How Virginia laws affect women: Healthcare
By Keya Vakil
June 18, 2019

Check out the rest of our series on how Virginia laws affect women here.

2019 saw Virginia’s Medicaid expansion program enacted and enrollment has already exceeded the state’s expectations.

So far, 290,133 low-income Virginians have enrolled in Medicaid and 60%, or 175,203 of them are women.

The expansion has transformed the lives of women and while a handful of Republicans helped every Virginia Democrat expand Medicaid, the GOP continued to restrict women’s access to reproductive healthcare.

Beyond that, the General Assembly did pass a handful of bills this year to help Virginia women, including a bill that removes the age limit for private insurance coverage for individuals with autism, a bill that will help thousands of mothers (and fathers) pay for their children’s expensive treatments.

2019 also saw the implementation of a 2018 law that finally gave nurse practitioners the right to practice autonomously, without a collaborating physician. The law particularly benefits women, as 4,114 of Virginia’s 4,478 (or 92%) nurse practitioners are female, according to the Kaiser Family Foundation.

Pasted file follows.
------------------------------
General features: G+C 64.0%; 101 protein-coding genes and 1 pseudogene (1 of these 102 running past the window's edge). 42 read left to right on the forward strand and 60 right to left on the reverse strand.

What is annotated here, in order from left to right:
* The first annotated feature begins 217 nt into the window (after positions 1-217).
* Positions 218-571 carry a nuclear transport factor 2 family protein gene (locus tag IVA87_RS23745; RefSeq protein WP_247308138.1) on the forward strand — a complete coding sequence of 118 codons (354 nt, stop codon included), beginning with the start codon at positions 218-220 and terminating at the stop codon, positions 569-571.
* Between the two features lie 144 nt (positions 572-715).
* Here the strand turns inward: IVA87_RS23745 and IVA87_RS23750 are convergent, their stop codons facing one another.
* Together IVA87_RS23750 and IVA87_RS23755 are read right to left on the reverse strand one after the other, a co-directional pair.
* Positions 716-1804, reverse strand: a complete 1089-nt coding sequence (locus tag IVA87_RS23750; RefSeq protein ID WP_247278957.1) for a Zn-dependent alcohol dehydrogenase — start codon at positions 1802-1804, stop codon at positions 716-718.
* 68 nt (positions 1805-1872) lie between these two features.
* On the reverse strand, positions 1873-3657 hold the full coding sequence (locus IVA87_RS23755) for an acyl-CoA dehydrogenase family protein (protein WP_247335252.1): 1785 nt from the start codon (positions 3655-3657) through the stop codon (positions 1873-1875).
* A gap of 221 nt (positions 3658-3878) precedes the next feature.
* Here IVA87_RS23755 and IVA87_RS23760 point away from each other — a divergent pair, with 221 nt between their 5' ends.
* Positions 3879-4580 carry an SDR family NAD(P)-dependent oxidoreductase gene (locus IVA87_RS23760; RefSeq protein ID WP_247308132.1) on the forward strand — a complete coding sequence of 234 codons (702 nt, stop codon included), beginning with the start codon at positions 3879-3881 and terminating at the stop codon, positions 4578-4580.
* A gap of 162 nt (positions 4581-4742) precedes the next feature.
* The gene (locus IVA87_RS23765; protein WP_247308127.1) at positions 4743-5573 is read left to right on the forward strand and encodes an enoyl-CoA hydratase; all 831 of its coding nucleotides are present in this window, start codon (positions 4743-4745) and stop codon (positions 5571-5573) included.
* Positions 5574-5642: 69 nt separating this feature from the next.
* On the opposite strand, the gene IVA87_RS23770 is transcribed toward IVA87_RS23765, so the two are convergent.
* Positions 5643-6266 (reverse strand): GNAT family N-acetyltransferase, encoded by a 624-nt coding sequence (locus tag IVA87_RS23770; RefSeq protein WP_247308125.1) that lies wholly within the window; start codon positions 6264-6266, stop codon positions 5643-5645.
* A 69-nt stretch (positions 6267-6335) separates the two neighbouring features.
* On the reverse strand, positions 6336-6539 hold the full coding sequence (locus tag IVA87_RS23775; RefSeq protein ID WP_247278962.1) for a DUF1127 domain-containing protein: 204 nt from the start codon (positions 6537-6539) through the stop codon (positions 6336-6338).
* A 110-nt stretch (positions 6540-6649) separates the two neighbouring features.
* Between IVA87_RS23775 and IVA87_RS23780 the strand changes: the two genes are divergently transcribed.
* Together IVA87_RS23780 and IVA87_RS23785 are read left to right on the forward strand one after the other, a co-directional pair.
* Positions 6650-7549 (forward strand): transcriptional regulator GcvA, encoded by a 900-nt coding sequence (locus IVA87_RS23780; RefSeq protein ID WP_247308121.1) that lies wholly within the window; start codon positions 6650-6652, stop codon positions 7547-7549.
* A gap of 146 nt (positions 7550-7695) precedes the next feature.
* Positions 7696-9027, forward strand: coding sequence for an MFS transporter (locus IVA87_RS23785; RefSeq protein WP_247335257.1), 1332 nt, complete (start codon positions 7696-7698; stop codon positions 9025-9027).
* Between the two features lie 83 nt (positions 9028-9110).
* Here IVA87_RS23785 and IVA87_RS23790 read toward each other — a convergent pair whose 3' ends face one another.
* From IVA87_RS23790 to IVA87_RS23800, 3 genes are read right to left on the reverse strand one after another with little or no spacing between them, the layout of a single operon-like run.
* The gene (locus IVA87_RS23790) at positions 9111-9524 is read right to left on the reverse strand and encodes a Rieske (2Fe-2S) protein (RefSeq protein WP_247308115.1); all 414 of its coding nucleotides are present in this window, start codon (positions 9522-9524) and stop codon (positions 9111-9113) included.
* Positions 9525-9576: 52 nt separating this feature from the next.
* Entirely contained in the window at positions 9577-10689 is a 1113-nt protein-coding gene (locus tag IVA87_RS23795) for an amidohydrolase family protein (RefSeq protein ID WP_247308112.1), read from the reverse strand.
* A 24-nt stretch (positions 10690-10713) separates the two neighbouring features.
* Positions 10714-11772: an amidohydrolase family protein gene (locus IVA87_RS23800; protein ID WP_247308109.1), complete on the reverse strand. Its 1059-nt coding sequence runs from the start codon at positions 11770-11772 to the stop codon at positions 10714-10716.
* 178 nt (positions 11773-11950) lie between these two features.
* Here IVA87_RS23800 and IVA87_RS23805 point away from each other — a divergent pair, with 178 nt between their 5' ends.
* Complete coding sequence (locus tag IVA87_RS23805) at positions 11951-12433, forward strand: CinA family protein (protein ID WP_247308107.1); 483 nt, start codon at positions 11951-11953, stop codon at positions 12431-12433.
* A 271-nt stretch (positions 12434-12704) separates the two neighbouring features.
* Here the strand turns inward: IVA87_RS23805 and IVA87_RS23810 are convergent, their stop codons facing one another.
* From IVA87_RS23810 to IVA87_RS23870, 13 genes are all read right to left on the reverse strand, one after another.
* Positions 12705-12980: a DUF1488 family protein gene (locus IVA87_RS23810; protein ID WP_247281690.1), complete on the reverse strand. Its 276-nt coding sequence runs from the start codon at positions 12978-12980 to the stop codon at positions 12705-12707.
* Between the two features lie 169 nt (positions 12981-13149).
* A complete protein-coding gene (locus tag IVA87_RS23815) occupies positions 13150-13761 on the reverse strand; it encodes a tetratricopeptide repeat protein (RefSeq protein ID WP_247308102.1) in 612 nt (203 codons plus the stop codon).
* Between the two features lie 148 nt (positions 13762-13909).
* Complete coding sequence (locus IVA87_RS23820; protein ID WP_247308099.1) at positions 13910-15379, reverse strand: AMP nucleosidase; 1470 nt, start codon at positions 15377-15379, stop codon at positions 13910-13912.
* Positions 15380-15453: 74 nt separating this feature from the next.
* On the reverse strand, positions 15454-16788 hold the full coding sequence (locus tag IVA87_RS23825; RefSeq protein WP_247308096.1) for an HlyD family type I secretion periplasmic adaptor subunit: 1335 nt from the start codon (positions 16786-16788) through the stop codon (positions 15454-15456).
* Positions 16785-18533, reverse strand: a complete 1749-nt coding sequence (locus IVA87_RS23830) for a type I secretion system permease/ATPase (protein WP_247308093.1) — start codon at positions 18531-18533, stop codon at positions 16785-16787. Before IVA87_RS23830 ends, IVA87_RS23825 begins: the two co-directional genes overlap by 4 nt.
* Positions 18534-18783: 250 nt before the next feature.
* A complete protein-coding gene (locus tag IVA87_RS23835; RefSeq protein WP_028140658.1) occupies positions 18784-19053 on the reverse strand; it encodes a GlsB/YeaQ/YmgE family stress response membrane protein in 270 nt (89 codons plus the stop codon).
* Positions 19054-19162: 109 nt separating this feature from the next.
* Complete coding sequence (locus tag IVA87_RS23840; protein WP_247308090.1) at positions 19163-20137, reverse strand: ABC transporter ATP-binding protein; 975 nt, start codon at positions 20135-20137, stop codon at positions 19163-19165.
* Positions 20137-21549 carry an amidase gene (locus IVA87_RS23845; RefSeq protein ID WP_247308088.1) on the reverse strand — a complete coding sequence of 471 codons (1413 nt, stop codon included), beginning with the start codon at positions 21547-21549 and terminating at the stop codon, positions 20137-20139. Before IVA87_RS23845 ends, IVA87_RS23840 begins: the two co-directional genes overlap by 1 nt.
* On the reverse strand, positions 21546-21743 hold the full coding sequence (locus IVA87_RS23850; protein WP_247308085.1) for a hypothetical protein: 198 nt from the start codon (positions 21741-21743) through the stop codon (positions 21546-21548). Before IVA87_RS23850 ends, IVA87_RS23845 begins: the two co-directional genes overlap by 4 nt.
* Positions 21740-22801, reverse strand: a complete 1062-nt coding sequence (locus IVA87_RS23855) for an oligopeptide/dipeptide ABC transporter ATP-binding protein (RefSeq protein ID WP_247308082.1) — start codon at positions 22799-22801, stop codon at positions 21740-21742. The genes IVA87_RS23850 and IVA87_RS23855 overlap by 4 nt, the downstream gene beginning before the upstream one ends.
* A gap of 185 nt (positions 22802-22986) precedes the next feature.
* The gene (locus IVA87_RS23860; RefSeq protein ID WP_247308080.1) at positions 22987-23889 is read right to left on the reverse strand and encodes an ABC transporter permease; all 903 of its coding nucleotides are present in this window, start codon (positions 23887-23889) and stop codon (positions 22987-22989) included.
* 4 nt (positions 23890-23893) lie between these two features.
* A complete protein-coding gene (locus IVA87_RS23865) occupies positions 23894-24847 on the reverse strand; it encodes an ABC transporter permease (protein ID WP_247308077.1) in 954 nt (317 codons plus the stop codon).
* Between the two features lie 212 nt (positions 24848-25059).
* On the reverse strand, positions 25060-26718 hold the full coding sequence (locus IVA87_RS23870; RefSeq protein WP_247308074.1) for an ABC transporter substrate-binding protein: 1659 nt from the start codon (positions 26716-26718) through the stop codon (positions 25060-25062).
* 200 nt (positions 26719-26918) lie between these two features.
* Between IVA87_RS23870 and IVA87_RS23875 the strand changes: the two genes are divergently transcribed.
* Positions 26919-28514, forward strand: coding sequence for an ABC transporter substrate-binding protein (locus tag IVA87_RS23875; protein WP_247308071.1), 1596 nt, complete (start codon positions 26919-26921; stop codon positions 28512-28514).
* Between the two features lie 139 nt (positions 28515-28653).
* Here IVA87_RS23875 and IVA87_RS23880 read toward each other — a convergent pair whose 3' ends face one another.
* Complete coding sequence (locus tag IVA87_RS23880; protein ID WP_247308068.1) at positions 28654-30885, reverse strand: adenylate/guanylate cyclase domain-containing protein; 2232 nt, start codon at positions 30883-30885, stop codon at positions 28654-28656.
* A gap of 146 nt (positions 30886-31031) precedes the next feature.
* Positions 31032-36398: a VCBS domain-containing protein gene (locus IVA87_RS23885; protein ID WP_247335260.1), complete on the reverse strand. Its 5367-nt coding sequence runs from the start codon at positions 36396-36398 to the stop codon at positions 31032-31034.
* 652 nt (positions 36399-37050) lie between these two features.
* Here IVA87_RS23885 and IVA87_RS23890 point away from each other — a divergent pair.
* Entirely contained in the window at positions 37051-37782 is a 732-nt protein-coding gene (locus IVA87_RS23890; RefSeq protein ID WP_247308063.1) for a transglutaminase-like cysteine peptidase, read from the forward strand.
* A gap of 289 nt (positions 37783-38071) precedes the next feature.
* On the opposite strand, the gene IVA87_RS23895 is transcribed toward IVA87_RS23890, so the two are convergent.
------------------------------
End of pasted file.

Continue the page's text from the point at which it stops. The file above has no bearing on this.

The General Assembly also passed HB 2546, which will create a maternal mortality review team within the Virginia Department of Health. The bipartisan bill will require the DOH to study the rate of pregnancy-related deaths in the Commonwealth, with the goal of reducing maternal mortality rates in the state. The issue is particularly pressing for black women, who are roughly three times as likely as white mothers to die during or near childbirth.

On the other hand, the General Assembly failed to pass bills that would have created a medical leave program and two others that would have banned health insurance plans from imposing restrictions or denying coverage to individuals because of their gender identity or transgender status.

All things considered, 2018 and 2019 were a significant leap forward for women’s healthcare in Virginia. This year’s General Assembly elections may determine if that progress continues or if the state moves backwards.

  • Keya Vakil

    Keya Vakil is the deputy political editor at COURIER. He previously worked as a researcher in the film industry and dabbled in the political world.

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